Later on, a new 1.5-litre 147bhp ‘EVO’ version of Volkswagen’s active cylinder technology (ACT) petrol unit will be available, having already seen service under the bonnet of the recently revised seventh-generation Golf. Only on offer in sporty R-Line trim and in conjunction with a seven-speed DSG automatic gearbox, the engine shuts down two of its four cylinders for increased efficiency as well as reduced emissions. That’s a trick learned from the 2012 Polo BlueGT.

An updated GTI sits atop the new Polo range, powered by a 197bhp 2.0-litre TSI engine. Good for 0-62mph in 6.7 seconds, the latest Polo GTI will arrive with a six-speed DSG gearbox, with a six-speed manual option to follow later in 2018. In a perhaps surprising move, UK buyers can also choose an enhanced-specification GTI+ derivative, with more kit and technology options.

2017 Volkswagen Polo

Mature demeanour
To drive, the new Polo steers precisely and accurately, and can be placed on the road very easily. Full driving impressions may have to wait until we spend more time with the car in the UK, but on this first acquaintance the sixth-generation model feels usefully more agile than the outgoing Polo. Its new wider tracks and longer wheelbase makes it feel very surefooted, and, as you’d expect from a more mature demeanour, very comfortable, too.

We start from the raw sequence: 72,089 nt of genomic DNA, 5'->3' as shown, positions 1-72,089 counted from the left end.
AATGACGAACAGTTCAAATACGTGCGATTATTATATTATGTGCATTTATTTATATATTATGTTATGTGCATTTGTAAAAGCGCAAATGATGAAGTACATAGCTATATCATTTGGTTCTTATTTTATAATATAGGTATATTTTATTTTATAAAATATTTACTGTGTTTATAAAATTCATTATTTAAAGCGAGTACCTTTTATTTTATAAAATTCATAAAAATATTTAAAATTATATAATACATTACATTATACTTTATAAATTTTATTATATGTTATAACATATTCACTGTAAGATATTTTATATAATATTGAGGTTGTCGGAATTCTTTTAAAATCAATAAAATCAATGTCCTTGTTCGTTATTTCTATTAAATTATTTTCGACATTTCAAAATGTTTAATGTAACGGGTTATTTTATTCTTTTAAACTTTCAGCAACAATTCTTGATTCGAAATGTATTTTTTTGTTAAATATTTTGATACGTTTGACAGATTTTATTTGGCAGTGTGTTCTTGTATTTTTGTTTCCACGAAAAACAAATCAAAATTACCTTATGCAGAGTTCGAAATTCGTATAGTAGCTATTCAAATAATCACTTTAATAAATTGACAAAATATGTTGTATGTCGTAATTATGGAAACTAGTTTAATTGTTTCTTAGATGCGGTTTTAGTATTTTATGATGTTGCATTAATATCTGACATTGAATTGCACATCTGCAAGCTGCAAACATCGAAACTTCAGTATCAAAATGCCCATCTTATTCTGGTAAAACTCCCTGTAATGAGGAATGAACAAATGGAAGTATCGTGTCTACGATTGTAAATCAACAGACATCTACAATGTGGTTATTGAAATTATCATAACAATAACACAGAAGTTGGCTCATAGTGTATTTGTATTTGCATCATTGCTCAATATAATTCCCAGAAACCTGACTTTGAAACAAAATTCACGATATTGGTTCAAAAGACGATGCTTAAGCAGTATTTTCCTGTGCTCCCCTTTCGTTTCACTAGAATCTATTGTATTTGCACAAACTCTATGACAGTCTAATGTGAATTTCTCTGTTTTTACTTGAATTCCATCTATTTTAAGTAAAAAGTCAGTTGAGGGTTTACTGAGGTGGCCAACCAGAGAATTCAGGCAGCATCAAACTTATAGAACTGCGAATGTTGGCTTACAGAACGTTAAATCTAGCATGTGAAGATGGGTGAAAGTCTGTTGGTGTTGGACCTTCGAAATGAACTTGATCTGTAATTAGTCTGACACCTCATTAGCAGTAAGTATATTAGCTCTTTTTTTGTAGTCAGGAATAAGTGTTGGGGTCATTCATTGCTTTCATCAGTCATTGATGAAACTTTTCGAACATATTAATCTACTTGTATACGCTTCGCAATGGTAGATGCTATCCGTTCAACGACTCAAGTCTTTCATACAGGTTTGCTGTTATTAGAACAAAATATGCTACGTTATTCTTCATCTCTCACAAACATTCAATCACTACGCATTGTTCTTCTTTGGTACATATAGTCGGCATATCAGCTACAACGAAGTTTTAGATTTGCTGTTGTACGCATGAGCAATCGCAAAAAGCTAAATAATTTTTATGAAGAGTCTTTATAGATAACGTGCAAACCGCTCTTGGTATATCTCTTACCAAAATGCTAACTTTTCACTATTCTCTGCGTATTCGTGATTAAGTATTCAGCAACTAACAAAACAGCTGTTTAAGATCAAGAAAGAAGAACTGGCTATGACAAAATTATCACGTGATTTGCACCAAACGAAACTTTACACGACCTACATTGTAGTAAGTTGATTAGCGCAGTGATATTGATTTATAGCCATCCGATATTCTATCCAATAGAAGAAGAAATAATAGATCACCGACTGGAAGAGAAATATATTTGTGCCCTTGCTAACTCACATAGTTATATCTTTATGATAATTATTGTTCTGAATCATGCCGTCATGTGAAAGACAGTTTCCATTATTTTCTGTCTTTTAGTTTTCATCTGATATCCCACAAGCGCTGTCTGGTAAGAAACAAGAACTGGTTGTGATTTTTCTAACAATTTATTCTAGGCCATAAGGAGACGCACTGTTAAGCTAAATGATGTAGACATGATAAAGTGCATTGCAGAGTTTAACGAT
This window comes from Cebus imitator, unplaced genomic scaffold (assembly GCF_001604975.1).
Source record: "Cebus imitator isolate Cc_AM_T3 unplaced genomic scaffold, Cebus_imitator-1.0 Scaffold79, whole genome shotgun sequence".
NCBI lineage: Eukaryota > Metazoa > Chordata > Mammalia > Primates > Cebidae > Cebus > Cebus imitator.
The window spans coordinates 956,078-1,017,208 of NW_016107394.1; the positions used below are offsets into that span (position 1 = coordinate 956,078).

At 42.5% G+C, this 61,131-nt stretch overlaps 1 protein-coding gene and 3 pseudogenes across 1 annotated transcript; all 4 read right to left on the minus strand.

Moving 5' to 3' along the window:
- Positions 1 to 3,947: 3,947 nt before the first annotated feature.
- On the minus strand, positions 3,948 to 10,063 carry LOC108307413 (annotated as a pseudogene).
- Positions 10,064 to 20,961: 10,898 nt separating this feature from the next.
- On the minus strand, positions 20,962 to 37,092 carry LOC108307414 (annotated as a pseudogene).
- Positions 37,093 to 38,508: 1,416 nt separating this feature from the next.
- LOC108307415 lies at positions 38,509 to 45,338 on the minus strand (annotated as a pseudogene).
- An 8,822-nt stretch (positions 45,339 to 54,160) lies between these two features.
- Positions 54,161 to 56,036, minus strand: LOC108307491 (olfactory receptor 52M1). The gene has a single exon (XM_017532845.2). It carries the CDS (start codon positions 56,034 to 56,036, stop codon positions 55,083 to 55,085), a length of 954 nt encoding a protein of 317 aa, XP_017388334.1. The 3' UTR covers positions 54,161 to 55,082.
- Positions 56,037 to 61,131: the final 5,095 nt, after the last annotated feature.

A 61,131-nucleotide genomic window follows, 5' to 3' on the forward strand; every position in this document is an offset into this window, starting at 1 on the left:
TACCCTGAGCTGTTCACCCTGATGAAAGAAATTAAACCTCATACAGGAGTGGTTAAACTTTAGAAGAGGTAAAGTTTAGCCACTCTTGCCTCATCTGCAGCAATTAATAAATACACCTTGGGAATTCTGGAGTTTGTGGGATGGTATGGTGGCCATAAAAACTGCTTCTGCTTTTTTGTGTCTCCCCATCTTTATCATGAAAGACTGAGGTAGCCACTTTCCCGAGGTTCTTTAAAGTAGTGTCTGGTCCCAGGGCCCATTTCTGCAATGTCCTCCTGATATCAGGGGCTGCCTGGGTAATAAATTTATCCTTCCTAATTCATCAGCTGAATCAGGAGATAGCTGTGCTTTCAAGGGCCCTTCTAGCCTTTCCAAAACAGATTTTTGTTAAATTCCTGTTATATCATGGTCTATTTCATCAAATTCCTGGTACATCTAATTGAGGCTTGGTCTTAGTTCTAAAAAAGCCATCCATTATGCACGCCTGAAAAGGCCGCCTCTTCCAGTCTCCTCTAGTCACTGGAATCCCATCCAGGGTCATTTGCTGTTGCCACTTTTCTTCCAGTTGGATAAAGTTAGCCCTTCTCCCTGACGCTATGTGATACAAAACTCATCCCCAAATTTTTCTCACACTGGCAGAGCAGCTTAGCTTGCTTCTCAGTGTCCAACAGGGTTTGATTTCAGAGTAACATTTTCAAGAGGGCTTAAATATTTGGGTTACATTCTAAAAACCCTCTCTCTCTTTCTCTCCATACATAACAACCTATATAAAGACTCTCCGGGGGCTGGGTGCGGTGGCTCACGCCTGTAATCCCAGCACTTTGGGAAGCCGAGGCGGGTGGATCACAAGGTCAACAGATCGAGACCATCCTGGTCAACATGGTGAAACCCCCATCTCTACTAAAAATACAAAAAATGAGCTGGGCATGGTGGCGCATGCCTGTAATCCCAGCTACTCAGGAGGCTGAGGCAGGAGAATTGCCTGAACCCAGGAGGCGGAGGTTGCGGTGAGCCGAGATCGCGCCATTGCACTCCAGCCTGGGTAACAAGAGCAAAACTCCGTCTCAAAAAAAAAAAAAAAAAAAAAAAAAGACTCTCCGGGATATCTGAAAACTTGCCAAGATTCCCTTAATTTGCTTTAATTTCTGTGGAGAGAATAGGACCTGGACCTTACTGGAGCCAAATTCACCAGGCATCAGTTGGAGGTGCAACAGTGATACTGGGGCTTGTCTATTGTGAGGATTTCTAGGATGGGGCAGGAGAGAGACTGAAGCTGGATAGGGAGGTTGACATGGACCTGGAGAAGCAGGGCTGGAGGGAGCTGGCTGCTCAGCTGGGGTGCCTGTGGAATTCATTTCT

Many of the launch-specification cars featured adaptive damping, though, which, along with smoothly surfaced German roads, may have painted too pretty a picture. While the all-pervading feeling is one of comfort, we’ll re-evaluate when we try the car in the UK. But, just as before – and even more so this time – the Polo is both adept and accomplished in urban areas as well as the open road.

Colourful personality
Overall, the all-new Polo is everything it was expected to be. Well-built from quality materials, clearly and evolutionarily-styled, heavily focused on safety, and a more refined drive than ever before. It’s also some things we perhaps hadn’t expected it to be – laden with technology for younger drivers as well as possessing of a much more colourful personality.

The new Polo will challenge the new SEAT Ibiza and Ford Fiesta for class-best leadership, and will doubtless continue the four-plus decades of success enjoyed by its predecessors. It should remain a best-seller both in the UK and Europe, too. On this preliminary outing, with added refinement, safety, style, and technology, the new Polo is as consummate a small car all-rounder as it’s ever been. Order books are open now with first UK deliveries expected in January 2018.


Price: £16,980
Engine: 1.0-litre, three-cylinder, turbocharged
Transmission: five-speed manual
Power/torque: 94bhp/129lb ft/175Nm @ 2,000-3,500rpm
0-62mph: 10.8 seconds
Top speed: 116mph
Economy (combined cycle): 60.1mpg
CO2 emissions: 103g/km
Weight: 1,680kg
On sale: now (selected models)

For full specification and pricing details for the new sixth-generation Volkswagen Polo, visit www.volkswagen.co.uk

2017 Volkswagen Polo